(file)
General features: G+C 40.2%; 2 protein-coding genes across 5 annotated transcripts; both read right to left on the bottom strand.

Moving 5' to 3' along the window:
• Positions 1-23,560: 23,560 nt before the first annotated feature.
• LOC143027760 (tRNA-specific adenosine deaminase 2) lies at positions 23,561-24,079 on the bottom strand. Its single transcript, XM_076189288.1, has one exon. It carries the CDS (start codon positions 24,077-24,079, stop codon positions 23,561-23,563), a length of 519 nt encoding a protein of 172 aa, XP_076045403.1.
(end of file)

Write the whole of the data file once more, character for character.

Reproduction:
General features: G+C 40.2%; 2 protein-coding genes across 5 annotated transcripts; both read right to left on the bottom strand.

Moving 5' to 3' along the window:
• Positions 1-23,560: 23,560 nt before the first annotated feature.
• LOC143027760 (tRNA-specific adenosine deaminase 2) lies at positions 23,561-24,079 on the bottom strand. Its single transcript, XM_076189288.1, has one exon. It carries the CDS (start codon positions 24,077-24,079, stop codon positions 23,561-23,563), a length of 519 nt encoding a protein of 172 aa, XP_076045403.1.